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What’s an ‘act of love’ in a marriage?

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What women consider selfless gestures of love, men often see quite differently.

Maggie’s marriage is in crisis. After 15 years, her husband Chris moved out, and is staying at his brother’s home. He told Maggie there’s no other woman in the picture, but he needs a break.

“What does he need a break from?” yells Maggie. “I should be the one to take a vacation from all the cooking, cleaning, ironing, consoling him because his boss doesn’t understand him and his colleagues want to replace him. I made him a good home; I gave him two great kids; dinner was always on the table on time, and all the while I have a challenging job of my own! A week ago a spice shelf fell in the kitchen, and I was the one who jumped to get the hammer first … can you believe it?”

It’s natural, hearing this, to see Maggie as the heroine of the house: always doing and fixing. And of course, Maggie sees it this way, too. And my first reaction was to feel nothing but admiration for her strength, and sympathy for her marital situation. But then another thought occurred to me: Did she ever stop to ask her why she felt the need to do everything? Where along the way did her husband stop participating?

“I was committed, and I worked hard, and he didn’t appreciate it at all,” complains Maggie. But did she appreciate herself? In the role of a brave wife, mother, and lady of the house, yes, certainly. But besides that? Not so much.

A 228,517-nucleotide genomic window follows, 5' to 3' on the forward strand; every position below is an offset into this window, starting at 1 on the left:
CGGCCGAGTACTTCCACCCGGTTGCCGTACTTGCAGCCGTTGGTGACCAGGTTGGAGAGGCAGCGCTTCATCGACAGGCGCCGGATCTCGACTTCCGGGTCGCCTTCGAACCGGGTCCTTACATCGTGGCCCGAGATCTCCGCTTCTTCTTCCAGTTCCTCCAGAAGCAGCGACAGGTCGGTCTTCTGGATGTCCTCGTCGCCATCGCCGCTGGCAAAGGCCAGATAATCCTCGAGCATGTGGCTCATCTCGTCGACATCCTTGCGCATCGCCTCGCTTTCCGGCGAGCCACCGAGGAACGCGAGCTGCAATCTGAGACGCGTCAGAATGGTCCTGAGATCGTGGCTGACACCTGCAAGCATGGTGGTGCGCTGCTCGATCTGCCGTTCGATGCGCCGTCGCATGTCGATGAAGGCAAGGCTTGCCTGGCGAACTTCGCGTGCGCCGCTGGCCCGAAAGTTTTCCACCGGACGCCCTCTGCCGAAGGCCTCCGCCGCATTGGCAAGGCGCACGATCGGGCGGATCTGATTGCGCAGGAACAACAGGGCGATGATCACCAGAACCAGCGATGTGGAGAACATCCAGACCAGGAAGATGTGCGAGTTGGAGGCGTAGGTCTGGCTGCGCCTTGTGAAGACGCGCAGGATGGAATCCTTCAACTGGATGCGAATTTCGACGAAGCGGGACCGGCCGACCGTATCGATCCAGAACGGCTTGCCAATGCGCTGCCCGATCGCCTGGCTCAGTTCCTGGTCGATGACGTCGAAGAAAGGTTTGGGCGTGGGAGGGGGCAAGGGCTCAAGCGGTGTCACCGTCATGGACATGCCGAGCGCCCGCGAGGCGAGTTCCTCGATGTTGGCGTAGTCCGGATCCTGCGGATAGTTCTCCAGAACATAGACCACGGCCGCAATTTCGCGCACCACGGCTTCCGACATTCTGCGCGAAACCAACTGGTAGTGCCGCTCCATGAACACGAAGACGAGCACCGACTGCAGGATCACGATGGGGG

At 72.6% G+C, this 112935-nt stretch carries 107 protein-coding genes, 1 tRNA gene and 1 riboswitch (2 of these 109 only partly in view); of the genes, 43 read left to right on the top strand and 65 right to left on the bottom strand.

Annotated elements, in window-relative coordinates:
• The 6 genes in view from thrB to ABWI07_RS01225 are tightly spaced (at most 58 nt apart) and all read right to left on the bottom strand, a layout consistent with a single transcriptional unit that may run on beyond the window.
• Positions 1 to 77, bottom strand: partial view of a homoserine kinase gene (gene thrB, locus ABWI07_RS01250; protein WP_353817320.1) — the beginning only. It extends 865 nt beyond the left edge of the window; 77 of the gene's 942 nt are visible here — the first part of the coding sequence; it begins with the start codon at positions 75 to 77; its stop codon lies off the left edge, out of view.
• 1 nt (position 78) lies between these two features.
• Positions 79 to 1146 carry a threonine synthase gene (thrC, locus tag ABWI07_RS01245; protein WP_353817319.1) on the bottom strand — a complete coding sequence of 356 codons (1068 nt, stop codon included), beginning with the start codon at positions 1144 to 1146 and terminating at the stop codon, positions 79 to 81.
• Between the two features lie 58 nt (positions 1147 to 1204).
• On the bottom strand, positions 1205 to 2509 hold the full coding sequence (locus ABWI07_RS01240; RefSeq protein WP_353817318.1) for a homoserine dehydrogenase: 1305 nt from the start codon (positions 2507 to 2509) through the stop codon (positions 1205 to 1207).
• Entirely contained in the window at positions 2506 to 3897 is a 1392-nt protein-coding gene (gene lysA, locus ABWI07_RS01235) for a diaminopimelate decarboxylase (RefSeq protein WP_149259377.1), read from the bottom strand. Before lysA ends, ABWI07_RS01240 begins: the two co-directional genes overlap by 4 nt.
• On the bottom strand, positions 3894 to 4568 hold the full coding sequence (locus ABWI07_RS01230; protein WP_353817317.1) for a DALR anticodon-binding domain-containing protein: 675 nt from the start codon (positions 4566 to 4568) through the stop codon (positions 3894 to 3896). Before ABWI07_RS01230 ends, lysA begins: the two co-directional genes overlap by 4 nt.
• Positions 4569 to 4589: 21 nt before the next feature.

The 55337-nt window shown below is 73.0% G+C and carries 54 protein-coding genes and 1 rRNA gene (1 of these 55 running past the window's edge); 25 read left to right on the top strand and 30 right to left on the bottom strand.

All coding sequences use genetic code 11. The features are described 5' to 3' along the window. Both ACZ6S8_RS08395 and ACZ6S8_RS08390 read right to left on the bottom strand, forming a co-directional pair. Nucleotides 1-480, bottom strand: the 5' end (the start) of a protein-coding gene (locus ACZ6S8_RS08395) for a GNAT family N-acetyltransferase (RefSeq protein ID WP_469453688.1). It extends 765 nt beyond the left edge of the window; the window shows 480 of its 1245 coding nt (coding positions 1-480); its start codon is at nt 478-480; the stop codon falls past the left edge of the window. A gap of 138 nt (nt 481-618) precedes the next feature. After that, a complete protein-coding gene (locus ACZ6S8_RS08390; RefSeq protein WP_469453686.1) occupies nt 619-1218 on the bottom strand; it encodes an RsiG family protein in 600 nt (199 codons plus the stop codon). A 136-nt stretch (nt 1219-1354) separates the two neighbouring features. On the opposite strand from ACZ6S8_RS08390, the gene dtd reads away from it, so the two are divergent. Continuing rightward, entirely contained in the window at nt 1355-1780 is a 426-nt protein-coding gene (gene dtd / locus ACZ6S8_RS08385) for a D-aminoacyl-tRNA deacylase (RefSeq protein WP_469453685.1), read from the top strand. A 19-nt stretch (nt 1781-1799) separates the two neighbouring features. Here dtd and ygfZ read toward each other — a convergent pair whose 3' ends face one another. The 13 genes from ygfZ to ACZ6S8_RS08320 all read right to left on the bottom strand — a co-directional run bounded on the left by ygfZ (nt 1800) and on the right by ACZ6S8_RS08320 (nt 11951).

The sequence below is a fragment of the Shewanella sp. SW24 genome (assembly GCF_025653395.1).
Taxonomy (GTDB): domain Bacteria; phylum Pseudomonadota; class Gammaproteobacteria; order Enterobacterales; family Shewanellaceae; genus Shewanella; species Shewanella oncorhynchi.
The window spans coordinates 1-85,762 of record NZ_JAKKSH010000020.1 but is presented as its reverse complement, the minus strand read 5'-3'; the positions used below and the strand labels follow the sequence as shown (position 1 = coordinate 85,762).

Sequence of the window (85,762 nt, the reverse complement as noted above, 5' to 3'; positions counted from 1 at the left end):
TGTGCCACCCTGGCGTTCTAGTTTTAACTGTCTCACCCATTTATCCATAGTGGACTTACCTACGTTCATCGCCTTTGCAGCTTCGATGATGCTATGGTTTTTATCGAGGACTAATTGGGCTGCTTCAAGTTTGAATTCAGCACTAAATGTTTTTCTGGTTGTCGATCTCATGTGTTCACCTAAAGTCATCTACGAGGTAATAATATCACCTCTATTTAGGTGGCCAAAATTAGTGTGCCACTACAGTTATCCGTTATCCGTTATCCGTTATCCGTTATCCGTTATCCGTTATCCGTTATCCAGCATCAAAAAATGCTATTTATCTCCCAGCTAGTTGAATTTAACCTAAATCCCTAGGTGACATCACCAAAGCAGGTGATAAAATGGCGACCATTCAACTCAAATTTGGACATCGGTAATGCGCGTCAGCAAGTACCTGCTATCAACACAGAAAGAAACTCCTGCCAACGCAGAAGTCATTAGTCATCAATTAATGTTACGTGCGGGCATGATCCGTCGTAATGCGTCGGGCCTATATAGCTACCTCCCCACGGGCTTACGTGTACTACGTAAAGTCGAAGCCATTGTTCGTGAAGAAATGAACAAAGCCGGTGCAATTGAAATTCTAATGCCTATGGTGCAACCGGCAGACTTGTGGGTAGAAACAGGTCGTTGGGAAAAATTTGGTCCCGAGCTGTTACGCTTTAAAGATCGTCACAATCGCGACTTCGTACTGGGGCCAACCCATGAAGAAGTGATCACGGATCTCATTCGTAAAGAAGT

When I ask her what she did for herself recently with equal dedication, she looked at me as if I had just taken Chris’s side. “How was I supposed to find time for that? I preferred to give up my pleasures, and I won’t let anyone tell me that sacrificing yourself for the family is a bad thing.” She continued, “Every day I tried to give him heaven on earth!”

‘I feel helpless’

When you want to give someone heaven on earth, it’s probably good to first find out how he imagines heaven. And an even more important question is how you imagine your heaven. Because it sounds like Maggie has been toiling away to create a home that doesn’t feel like heaven to either of them.

When Chris left, Maggie felt like a victim. But maybe she was already a victim of her own self-perpetuated cycle. She took care of everything herself. But being a victim doesn’t ennoble you, or nominate you for sainthood. Maggie is full of painful feelings like disappointment and anger, but I don’t think they appeared just because of Chris.

Somewhere along the way, Maggie stopped relying on her husband. She stopped saying things like, “I’m scared, I feel helpless, or I can’t do this.” All natural feelings that we should be able to share with our spouse to ease the burden and find solutions.

When I talk with unhappy men, whose wives are angels, I see that the devil is in the details. What women consider acts of love, men understand as limiting, controlling, and forcing dependence.

When we broach the subject, Maggie admits that she’s overprotective, but she thinks there’s nothing wrong with a wife caring for her husband. “I just want him to be happy.” Chris doesn’t notice those loving gestures, though. He tells me: “Maggie is possessive. She lives my life. She keeps me on a short leash. I have to be on time because dinner on the table is the most important thing.”